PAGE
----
The lengths of the depicted lamella were measured. The lamella in each of the following ranges of length were counted: less than 40 nanometers, 40-60 nanometers, 60-80 nanometers, 80-100 nanometers, 100-120 nanometers, 120-140 nanometers, 140-160 nanometers, 160- 180 nanometers, 180-200 nanometers, and greater than 200 nanometers. The average lamellar length was determined. As all lamella in the section were in focus, that is, there were no lamella hidden by other lamella, the number of lamella per cubic micron was determined by multiplying the number of lamella per square micron by the section thickness, that is, 1000 angstroms.

Claims

1. A non-pourable homogeneous ultra-low molecular weight ethylene polymer which is characterized as having a number average molecular weight (Mn) as determined by gel permeation chromatography, of no more than 1 1 ,000, and a molecular weight distribution, Mw/Mn, as determined by gel permeation chromatography, of from 1.5 to 2.5.
2. The ultra-low molecular weight ethylene polymer of Claim 1 , wherein said polymer is a copolymer of ethylene and at least one comonomer selected from the group consisting of ethylenically unsaturated monomers, conjugated or nonconjugated dienes, and polyenes.
3. The ultra-low molecular weight ethylene polymer of Claim 2, wherein said comonomer is an ethylenically unsaturated monomer selected from the group consisting of the C3-C20 α-olefins, styrene, alkyl-substituted styrene, vinylbenzocyclobutane, 1 ,4-hexadiene, and naphthenics.
4. The ultra-low molecular weight ethylene polymer of Claim 3, wherein the comonomer is an ethylenically unsaturated monomer which is a C3-C20 α-olefin, and wherein the α-olefin is further selected from the group consisting of 1-propene, isobutylene, 1 - butene, 1-hexene, 1-heptene, 4-methyl- 1 -pentene, and 1-octene.
5. The ultra-low molecular weight ethylene polymer of Claim 3, wherein the comonomer is an ethylenically unsaturated monomer which is a C3-C20 α-olefin, and wherein the α-olefin is further selected from the group consisting of 1 -butene, 1 -hexene, 4-methyl-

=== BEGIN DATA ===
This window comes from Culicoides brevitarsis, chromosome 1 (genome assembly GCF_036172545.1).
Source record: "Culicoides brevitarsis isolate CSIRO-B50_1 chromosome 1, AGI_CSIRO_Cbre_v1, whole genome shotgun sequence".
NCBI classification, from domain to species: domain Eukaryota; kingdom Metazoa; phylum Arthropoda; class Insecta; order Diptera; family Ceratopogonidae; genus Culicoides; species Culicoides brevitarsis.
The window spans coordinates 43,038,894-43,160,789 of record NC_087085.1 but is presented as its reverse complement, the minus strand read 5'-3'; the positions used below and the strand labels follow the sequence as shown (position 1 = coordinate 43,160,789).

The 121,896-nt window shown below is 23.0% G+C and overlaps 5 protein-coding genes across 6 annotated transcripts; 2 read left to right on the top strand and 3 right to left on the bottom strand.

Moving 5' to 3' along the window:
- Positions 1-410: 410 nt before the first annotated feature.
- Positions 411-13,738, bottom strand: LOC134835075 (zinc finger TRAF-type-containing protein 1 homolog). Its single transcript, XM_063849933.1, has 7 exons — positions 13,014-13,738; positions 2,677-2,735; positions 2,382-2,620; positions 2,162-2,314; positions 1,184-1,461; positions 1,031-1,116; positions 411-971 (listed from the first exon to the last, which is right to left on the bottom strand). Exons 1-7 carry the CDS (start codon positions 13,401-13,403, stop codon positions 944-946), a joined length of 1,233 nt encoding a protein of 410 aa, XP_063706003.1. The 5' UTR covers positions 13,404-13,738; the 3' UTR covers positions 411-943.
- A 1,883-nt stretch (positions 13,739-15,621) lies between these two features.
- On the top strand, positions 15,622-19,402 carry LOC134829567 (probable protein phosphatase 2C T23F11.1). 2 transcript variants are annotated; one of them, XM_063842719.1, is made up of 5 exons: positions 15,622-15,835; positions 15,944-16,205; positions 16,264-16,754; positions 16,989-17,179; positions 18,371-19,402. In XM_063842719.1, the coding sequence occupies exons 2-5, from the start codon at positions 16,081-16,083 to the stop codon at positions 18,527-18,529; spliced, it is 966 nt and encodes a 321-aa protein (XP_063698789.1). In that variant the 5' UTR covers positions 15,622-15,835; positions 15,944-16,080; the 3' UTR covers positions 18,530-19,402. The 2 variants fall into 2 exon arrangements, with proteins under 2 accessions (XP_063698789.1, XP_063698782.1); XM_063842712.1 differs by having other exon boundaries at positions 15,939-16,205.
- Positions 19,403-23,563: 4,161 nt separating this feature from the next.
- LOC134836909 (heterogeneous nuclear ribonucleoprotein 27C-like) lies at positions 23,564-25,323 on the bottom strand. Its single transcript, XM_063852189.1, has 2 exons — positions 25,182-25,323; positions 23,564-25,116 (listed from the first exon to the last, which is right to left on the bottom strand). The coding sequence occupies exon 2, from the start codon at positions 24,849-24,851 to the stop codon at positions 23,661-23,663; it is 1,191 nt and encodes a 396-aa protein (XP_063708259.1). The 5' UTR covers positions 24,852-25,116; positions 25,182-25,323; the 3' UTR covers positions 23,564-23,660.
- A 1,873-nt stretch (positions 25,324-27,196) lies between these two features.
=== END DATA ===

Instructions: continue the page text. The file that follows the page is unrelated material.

1 -pentene, 1-heptene, and 1 -octene.
6. The ultra-low molecular weight ethylene polymer of Claim 3, wherein the comonomer is an ethylenically unsaturated monomer which is a C3-C20 α-olefin, and wherein the α-olefin is further selected from the group consisting of 1-hexene, 4-methyl- 1 -pentene, 1-heptene, and 1-octene.
7. The ultra-low molecular weight ethylene polymer of Claim 1. wherein the polymer has a density of from 0.850 to 0.869 g/cm3.
8. The ultra-low molecular weight ethylene polymer of Claim 1 , wherein the polymer has a density of from 0.870 to 0.889 g/cm3.
9. The ultra-low molecular weight ethylene polymer of Claim 1, wherein the polymer has a density of from 0.890 tαθ.899 g/cm3.
10. The ultra-low molecular weight ethylene polymer of Claim 1 , wherein the polymer has a density of from 0.900 to 0.919 g/cm3.
1 1. The ultra-low molecular weight ethylene polymer of Claim 1 , wherein the polymer has a density of from 0.920 to 0.949 g/cm3.
12. The ultra-low molecular weight ethylene polymer of Claim 1, wherein the polymer has a density greater than 0.950 g/cm3.
13. A non-pourable homogeneous ultra-low molecular weight semicrystalline ethylene/α- olefin interpolymer having a density less than 0.900 g/cm3 characterized as having lamella greater than 40 nanometers in length when viewed using transmission electron microscopy.